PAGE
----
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Submission + - Facebook lets beheading clips return to social network (

theMassOfToe writes: Facebook has de facto become an arbiter of morality whether it likes or not.

After a few months, it has rescinded a temporary ban on beheading videos and such like. I consider myself a fairly liberal person, support the Electronic Frontier Foundation and all that, but I can't understand any justification for this. How is hosting videos of extremely violent crime (including murder) different from hosting video of (extremely violent) sex crime? Presumably the latter is illegal (certainly as far as minors are concerned), but the former is left up to whether Facebook can be bothered. We're not talking video game violence or anything — there is meant to be no suspension of disbelief here. Most people here are deeply anti-censorship, but surely this kind of stuff shouldn't be available on such a mainstream website?


Submission + - Ask Slashdot: The Projects That Will Save The World?

theMassOfToe writes: Civilisation faces many looming difficulties; peak population, climate change, threats arising from the increasing ability of the few to harm many, along with perhaps fundamental problems in our economic system.

A person’s response to these future perils seems to depend largely on a kind of ‘faith’. On one side, technological optimists say ‘don’t worry! The inexorable forces of the market and technology will provide solutions, just as they’ve always done’. The other side points out that past events provide no certainties about the future, and claim that without substantial cultural change, our civilisation is headed for a ‘Global Somalia’. Either viewpoint demands some major developments if the general trend of increasing wealth and health is to continue.

Slashdotters: Which are the projects you are watching, rooting for, or helping with, that’ll hopefully provide the solutions to these looming global predicaments?... ITER? Open source governance? Alternative currencies? Golden Rice? ... SETI? And where on the techno-optimism/pessimism spectrum do you lie?

Comment Slashdot can be so boring... (Score 1) 199

People on Slashdot often exhibit a depressing lack of spirit when stories like this come up. Yes putting a monolith on the moon is pointless, but so was sending the Voyagers (or should that be 'V_ger') into space with a gold record and a picture of a naked man and woman on them (and don't tell me they'll be spotted by aliens in eons or something - a monolith on the moon is just as likely to be discovered by the next Neil Armstrong monkey astronaut). Big budget movies cost an insane amount of money and are mostly crap. I go and see them, but given the choice, I'd give my £15.00 ticket price to something like this - a lot more affecting, entertaining, and satisfying than Avatar or something. We (/. community) should support stuff like this! Rubbishing people's artistic ideas because they're not immediately practical or whatever is so easy, and lazy, and sometimes I reckon is down to sort of creative jealousy or something. Lift your nose from the keyboard, think of all the shit in the world, then think of the universe. Different scales - both important.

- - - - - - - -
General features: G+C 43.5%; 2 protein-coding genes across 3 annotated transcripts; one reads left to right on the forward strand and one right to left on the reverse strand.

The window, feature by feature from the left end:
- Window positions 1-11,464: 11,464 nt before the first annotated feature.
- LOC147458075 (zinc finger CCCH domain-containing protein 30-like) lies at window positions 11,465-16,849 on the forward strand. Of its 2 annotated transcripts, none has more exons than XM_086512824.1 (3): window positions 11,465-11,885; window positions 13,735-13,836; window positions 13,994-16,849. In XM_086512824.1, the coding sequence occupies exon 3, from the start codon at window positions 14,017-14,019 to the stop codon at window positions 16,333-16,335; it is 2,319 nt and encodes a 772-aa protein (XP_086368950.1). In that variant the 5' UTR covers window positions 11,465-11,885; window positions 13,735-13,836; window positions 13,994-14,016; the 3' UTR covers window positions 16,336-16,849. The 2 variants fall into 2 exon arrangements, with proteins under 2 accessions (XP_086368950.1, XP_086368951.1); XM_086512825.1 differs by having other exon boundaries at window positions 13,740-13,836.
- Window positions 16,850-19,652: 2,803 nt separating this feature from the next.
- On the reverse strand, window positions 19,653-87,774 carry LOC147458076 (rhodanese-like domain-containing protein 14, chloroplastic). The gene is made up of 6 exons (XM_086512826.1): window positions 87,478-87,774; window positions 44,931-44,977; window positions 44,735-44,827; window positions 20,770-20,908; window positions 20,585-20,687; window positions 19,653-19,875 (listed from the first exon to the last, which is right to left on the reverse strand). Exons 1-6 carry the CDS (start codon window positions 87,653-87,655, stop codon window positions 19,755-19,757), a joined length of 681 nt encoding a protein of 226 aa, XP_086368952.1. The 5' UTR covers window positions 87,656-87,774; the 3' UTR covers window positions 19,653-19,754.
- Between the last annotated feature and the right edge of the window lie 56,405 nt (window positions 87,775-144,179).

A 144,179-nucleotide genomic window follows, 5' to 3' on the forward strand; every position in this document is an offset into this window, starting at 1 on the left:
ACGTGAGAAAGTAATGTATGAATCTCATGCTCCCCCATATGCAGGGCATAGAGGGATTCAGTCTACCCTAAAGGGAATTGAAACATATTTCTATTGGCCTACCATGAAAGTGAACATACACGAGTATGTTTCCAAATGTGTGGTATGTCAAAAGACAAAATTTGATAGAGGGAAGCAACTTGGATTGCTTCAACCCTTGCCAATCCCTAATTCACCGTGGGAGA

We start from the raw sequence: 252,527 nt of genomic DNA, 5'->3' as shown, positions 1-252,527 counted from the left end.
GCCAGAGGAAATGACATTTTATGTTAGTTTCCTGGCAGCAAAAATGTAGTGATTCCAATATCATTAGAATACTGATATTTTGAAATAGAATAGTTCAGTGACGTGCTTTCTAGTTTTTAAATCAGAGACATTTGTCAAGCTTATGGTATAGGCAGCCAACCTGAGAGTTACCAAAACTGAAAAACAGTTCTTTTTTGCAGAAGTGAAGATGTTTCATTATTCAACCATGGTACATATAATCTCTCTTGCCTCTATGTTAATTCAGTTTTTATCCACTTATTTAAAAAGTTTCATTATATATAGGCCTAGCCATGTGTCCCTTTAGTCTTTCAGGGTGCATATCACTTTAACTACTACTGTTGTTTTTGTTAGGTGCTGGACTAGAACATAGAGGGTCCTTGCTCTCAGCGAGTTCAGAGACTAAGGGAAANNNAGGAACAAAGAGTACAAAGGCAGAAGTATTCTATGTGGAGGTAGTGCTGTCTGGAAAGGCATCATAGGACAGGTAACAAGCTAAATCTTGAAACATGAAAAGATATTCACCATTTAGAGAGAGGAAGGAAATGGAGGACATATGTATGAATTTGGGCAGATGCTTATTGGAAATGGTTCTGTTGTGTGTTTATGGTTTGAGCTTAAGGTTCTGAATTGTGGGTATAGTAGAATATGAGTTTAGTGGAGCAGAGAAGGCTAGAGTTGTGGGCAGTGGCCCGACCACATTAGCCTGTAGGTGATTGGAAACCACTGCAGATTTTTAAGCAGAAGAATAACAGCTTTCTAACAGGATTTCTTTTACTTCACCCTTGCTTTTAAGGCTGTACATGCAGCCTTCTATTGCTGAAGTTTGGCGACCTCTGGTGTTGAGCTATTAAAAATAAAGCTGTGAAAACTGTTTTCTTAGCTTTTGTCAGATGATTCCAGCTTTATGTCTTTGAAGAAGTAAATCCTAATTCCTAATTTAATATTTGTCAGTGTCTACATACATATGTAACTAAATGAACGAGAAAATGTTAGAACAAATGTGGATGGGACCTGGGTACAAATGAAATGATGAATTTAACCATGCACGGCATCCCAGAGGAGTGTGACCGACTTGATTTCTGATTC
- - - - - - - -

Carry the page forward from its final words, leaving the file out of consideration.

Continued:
UK Man Prevented From Finding Chipped Pet Under Data Protection Act 340

Dave Moorhouse was elated when he was informed that a microchip provider had information on the whereabouts of his stolen dog. This joy soon faded when the company informed him that it could not divulge the Jack Russell terrier's location because it would breach the Data Protection Act. Last week a court agreed with the chip company and refused Mr Moorhouse's request for a court order compelling them to reveal the name and address of the new owners. Steven Wildridge, managing director of the chip company said: “This is not a choice, it’s an obligation under the Data Protection Act. If the individuals involved do not want us to pass on their details to the original owner then we cannot do so unless compelled to following a criminal or civil proceeding."

Scientists Cut Greenland Ice Loss Estimate By Half 414

bonch writes "A new study on Greenland's and West Antarctica's rate of ice loss halves the estimate of ice loss. Published in the journal Nature Geoscience, the study takes into account a rebounding of the Earth's crust called glacial isostatic adjustment, a continuing rise of the crust after being smashed under the weight of the Ice Age. 'We have concluded that the Greenland and West Antarctica ice caps are melting at approximately half the speed originally predicted,' said researcher Bert Vermeeersen."

Comment Motivated by reputation? (Score 1) 302

I would guess that giving your time to a prestigous project that's used by millions (e.g. Firefox) is much more satisfying than working for free on some application used by a small number of people in back offices (e.g. ?). So you'd expect a lot more people to be motivated to work on wide use things like Firefox.

Education has it's own motivations - everyone wants to help da kids right?

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